Tuesday, January 07, 2014

EDITORIAL >> Impeach Darr now

Here’s some shocking news: Lt. Gov. Mark Darr sends favored reporters a statement saying he will not resign because people who could have told him that he was a serial lawbreaker kept their mouths shut. If someone had simply told him that he couldn’t convert public and campaign funds to personal use he wouldn’t have done it or would have stopped long ago or at least fixed his books so that it would look better.

That was Darr’s long-awaited answer yesterday to the drumbeat of demands, lately from a few fellow Republicans, that he resign and spare the state the ordeal of impeachment proceedings and the prospect that he be tried in the Senate and removed from office. Speaker Davy Carter (R-Cabot) issued guidelines late Tuesday on how the House could begin impeachment proceedings, which would require Republicans to oust one of their own.

Neither Darr’s impeachment nor removal from office appeared likely until now, because Republicans just don’t do that to one another. But a few Republicans, including all four Arkansas congressmen, had called on him to resign to spare the party the ongoing embarrassment. The legislative Joint Auditing Committee and the state Ethics Commission, where Republicans were represented evenly or better, had concluded that Darr broke the law repeatedly and should pay a hefty fine and give the money back to the state treasury and to political donors.

But it was widely thought that, being a loyal Republican, Darr would acquiesce and head for the door. Few counted on his determination to keep his political ambitions on track or perhaps his need for the little government sinecure and its part-time salary and perks. His pizza business and personal finances are on the rocks.

Whatever his motivation, the statement—given to favored reporters rather than at a wide-open press conference—was as pitiful as it was nervy. He said that people who jumped on him for his misdeeds or called for his resignation or impeachment had attacked “my family.” No one but Darr has ever mentioned his family.

He said that he had owned up to all his mistakes and had apologized to the public for them and that every time he broke the law he did it with the best of intentions. In the case both of the misuse of campaign funds and of state treasury funds, Darr said, he just filled out paperwork erroneously. He deserved all the money he got in violation of the law, he pleaded.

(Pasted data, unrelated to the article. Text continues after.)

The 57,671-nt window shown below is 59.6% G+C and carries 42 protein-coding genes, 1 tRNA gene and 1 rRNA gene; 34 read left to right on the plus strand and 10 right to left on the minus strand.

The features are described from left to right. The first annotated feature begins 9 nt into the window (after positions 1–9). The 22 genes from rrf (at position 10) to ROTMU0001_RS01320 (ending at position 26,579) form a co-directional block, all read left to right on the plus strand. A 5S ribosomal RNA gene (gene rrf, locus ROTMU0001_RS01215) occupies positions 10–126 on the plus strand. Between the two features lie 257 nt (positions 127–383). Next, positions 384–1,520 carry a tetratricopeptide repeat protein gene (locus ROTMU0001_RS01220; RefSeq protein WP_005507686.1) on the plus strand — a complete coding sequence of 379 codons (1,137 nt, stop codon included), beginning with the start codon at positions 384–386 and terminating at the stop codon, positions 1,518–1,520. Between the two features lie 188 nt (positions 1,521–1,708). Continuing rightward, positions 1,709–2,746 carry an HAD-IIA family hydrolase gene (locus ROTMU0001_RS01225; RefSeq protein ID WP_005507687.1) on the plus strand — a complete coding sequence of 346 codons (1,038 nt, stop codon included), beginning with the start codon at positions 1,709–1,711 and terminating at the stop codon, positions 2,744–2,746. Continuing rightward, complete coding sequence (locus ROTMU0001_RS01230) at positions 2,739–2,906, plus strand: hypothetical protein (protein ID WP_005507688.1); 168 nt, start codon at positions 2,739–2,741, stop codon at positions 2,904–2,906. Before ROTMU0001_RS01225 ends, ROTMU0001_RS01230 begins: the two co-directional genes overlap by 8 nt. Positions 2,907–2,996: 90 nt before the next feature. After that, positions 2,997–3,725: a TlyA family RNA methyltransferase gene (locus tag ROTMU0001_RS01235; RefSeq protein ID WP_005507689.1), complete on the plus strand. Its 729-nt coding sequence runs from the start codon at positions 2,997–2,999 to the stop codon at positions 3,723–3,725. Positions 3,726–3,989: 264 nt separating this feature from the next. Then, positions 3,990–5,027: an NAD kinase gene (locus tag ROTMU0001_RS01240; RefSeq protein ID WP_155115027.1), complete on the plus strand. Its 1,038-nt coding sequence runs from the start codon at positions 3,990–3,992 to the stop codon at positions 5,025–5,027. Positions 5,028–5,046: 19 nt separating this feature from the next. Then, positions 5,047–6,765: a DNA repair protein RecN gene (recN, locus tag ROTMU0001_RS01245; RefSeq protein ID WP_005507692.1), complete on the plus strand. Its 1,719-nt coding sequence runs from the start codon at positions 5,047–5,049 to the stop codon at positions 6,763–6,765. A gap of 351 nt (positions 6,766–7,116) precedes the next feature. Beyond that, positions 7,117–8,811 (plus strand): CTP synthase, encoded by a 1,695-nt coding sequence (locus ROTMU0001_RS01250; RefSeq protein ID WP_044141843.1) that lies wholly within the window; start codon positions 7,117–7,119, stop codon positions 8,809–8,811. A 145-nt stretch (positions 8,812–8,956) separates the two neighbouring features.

That was patently untrue as the man who unearthed his bookkeeping “errors”—lawyer and Democratic blogger Matt Campbell—observed in monumental detail Tuesday afternoon. (See his bluehogreport.com if you have the interest or the patience.)

Darr didn’t go so far but his plaintive statement suggested that the people who should pay are those who should have caught his illegal reimbursements and warned him in time. He identified some of them, chiefly legislative auditors who had looked at his books after he took office in 2011 and didn’t tell him he couldn’t collect travel expenses from the taxpayers for running across the state and to Little Rock from his home in north Arkansas.

He mentioned his predecessor, Lt. Gov. Bill Halter, but Halter had not done the same thing and, indeed, had paid federal income taxes on the legal state-proffered expenses he did get. Every elected official knows the IRS rules.

The lite governor also argued that he was saving the taxpayers money by not resigning because a special election to replace him would cost a million dollars. But not if the governor doesn’t call the unnecessary election. We will elect a lieutenant governor anyway in November and the state meantime has absolutely no use for one.

As we said previously, it is not a fixed judgment that a minor officeholder like Darr must resign for having violated multiple laws until he has been convicted of criminal acts in a court of law. But two Democratic officeholders resigned last year upon the demands of Republican and Democratic officialdom for acts no more serious than Darr’s and they have yet to be convicted of anything. It is just the decent and evenhanded thing to do.